Although the ability to genetically modify the mouse genome has revolutionized biomedical research, its impact on our understanding of brain disorders is limited due to the inherent differences in the structure and physiology of the brain between rodents and humans. Lack of appropriate animal models is considered one of the key bottlenecks in developing and testing effective treatments for many neurological and neuropsychiatric disorders. We propose the development of marmosets as a model system for studying complex behaviors and their neural circuit substrates. Considerable evidence supports the notion that there is a large overlap in both the perceptual and motor domains between humans and nonhuman primates. This includes similarities in temporal dynamics, as well as the interactions between primary cortical and higher-order brain areas. These similarities, combined with well-developed frontal cortical circuits, make nonhuman primates highly effective experimental models for studying the neurobiology of social behavior and cognition. We propose to take advantage of the unique strengths of the MIT community in primate research, multielectrode and multiphoton recordings, optogenetic technologies, fMRI, and behavioral and computational approaches, to create a collaborative research program focused on dissecting neural circuit mechanisms of ASD-relevant behaviors in marmosets.
Neural circuits for social attention and social reward (Robert Desimone)
Impaired social interaction is a hallmark of ASD. In this project, we will study the neural circuitry of social attention and cognition in wild type marmosets in order to develop circuit-based hypotheses for the social impairments in autism and to lay the groundwork for future genetic studies of autism in marmosets. In particular, we will establish the connectivity of the prefrontal cortex with other cortical areas, including ones important for social cognition, as well as neural systems for processing social cues and the learning of social cues.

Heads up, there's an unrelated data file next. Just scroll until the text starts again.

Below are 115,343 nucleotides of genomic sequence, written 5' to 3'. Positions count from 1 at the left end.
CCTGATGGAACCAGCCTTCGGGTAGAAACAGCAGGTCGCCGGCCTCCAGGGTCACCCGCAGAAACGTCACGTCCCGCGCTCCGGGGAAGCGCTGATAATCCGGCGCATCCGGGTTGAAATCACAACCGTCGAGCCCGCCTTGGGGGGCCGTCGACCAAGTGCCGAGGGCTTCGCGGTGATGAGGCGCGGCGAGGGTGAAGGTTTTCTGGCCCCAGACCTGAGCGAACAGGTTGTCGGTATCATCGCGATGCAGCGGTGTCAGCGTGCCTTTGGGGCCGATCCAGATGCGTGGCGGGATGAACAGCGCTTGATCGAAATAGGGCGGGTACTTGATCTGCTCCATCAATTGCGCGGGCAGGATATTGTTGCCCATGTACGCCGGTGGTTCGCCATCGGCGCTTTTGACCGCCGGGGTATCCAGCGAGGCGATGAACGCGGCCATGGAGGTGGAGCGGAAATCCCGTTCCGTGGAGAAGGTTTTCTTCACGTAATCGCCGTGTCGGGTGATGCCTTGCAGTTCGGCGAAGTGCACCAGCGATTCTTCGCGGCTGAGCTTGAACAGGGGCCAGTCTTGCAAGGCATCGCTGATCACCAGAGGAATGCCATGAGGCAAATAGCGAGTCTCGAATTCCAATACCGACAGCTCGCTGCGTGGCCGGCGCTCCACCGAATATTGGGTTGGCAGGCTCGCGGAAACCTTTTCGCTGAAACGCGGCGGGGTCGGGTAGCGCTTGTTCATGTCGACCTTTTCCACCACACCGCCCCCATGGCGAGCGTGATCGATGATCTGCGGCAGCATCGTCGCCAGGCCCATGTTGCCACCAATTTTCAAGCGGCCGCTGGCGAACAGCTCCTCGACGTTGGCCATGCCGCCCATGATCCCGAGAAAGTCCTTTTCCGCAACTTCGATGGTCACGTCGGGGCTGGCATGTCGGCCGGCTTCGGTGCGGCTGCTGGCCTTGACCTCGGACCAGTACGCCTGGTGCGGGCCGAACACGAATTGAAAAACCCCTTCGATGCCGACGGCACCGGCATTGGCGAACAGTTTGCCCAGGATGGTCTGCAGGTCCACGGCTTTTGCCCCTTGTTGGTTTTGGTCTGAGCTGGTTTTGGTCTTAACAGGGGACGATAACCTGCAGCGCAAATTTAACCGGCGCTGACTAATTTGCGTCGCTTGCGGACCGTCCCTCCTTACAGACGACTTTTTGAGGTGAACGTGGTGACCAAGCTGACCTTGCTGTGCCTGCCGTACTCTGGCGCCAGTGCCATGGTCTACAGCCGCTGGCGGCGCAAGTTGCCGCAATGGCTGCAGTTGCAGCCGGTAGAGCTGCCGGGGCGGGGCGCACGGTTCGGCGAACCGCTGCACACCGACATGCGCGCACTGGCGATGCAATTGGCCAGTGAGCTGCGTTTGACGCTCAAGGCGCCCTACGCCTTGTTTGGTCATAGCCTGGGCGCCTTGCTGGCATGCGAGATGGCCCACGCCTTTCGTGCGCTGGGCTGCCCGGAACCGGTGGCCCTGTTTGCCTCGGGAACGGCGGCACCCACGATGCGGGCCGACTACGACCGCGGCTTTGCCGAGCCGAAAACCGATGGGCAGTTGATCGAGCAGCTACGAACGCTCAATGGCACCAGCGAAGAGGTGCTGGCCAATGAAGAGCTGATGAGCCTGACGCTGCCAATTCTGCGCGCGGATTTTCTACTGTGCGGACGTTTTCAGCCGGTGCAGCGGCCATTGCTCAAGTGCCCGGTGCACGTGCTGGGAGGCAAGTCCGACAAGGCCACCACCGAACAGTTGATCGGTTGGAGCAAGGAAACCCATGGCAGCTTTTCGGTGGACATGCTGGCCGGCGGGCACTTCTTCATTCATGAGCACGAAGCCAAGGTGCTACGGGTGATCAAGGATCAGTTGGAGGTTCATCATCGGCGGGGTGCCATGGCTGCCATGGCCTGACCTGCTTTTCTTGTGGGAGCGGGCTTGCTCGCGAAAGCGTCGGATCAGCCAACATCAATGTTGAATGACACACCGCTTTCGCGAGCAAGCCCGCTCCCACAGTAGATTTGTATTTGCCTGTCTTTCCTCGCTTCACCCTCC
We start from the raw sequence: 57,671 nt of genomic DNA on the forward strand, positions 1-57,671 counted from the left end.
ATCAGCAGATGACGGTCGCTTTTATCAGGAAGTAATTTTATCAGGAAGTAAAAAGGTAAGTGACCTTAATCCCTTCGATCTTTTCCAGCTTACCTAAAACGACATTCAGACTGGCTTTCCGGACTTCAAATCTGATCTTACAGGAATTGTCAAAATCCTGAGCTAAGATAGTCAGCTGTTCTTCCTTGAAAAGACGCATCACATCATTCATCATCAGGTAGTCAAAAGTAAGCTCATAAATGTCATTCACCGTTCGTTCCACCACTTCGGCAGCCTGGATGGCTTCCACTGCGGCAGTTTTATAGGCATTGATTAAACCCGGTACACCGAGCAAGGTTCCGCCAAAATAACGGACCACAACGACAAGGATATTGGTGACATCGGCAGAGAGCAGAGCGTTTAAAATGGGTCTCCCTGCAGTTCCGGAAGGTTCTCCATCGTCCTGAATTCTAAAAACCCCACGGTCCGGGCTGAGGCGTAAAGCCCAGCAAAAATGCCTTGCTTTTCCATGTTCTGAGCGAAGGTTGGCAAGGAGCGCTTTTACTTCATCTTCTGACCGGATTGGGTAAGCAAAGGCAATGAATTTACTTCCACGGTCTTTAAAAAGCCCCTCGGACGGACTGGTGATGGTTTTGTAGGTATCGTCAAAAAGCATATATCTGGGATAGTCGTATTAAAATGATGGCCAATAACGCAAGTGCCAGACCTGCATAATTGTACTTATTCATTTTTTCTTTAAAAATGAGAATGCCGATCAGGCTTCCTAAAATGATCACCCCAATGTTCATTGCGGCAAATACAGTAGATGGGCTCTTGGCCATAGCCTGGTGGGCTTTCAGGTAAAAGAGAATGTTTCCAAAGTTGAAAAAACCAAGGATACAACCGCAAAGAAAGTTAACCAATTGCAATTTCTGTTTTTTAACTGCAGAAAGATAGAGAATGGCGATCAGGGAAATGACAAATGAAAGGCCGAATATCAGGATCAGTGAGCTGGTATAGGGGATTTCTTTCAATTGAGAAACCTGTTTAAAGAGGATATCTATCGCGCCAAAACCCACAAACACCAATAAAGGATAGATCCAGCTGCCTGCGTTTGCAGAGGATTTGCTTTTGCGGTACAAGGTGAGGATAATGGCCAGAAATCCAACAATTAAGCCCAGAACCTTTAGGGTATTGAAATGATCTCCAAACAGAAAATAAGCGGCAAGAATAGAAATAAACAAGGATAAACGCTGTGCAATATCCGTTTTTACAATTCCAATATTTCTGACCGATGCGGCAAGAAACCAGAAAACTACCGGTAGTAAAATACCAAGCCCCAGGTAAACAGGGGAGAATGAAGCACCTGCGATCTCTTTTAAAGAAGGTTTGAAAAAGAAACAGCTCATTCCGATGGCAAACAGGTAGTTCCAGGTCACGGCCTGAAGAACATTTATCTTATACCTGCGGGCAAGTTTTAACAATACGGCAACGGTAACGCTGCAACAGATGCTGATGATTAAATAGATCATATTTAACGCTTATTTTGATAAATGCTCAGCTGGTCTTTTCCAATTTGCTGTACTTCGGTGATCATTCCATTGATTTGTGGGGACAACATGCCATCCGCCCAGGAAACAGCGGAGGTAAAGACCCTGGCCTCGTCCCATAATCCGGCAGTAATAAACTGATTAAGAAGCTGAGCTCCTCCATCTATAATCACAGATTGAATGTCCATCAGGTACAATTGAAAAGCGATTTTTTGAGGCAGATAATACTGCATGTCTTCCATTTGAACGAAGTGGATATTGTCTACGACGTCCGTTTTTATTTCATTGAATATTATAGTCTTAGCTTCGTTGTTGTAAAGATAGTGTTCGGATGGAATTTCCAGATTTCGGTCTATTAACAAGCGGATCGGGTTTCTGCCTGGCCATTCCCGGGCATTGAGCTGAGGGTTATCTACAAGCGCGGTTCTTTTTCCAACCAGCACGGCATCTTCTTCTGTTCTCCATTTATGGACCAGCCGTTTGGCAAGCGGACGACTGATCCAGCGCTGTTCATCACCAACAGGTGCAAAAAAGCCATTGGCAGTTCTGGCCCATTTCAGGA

Aim 1: fMRI mapping of circuits of social gaze and reward. To identify brain areas involved in social gaze versus reward, we will localize areas with correlations between the BOLD signal and manipulations of social versus non-social stimuli and amount of liquid reward.
Aim 2: Neuronal mechanisms for social gaze and reward. To further characterize neuronal activity at the moment the animal makes a choice to seek social stimuli, we will perform multi-electrode recordings during a forced choice between juice reward and exposure to social stimuli.
Aim 3: Reward pathways during social decision making. We will manipulate activity in the raphe nucleus to affect choice behavior in the forced choice task as well as behavior in the home cage.
Investigation of striatal circuits in marmoset brain underlying repetitive, perseverative behaviors (Ann M. Graybiel)
There is an enormous potential for use of the marmoset as a tractable primate model with which to study basic mechanisms that could contribute to ASD and to apply molecular editing methods. Yet still lacking is a focused effort to understand the brain systems in the marmoset that could be most specifically affected in relation to ASD symptoms. These symptoms include not only abnormal social behaviors, but also perseverative, overly focused behaviors and stereotypies. In our laboratory, we have concentrated on these neural systems in mice, rats and macaques, and we propose to capitalize on this knowledge base to define these circuits in the marmoset. The goal of our project is to provide specific, computational-model based predictions of the role of inhibition in cortical circuits employing two tasks that have high relevance for ASD, and examine the model predictions in wild-type marmosets using a range of techniques.
Aim 1: Anatomical characterization of the striosomal system and striosome-based circuits.
Aim 1.1. A critical first step will be to apply advanced immunohistochemical techniques using immunoreagents such as Kv1 potassium channel interacting protein (KChIP1), mu-opioid receptor 1 (MOR1), enkephalin, calbindin and tyrosine hydroxlase (TH) antibodies for a detailed reconstruction of striosomal system in the marmoset.
Aim 1.2. In the second part of the anatomical work, we will focus on input from the pACC and cOFC to striosomes. We will determine the degree of overlap, and non-overlap, of the virus and striosomes, bilaterally; we have noted a strong and highly selective crossed projection in macaques. Such studies would open up the marmoset to future manipulations to block or reverse symptoms in a marmoset ASD model when they become available.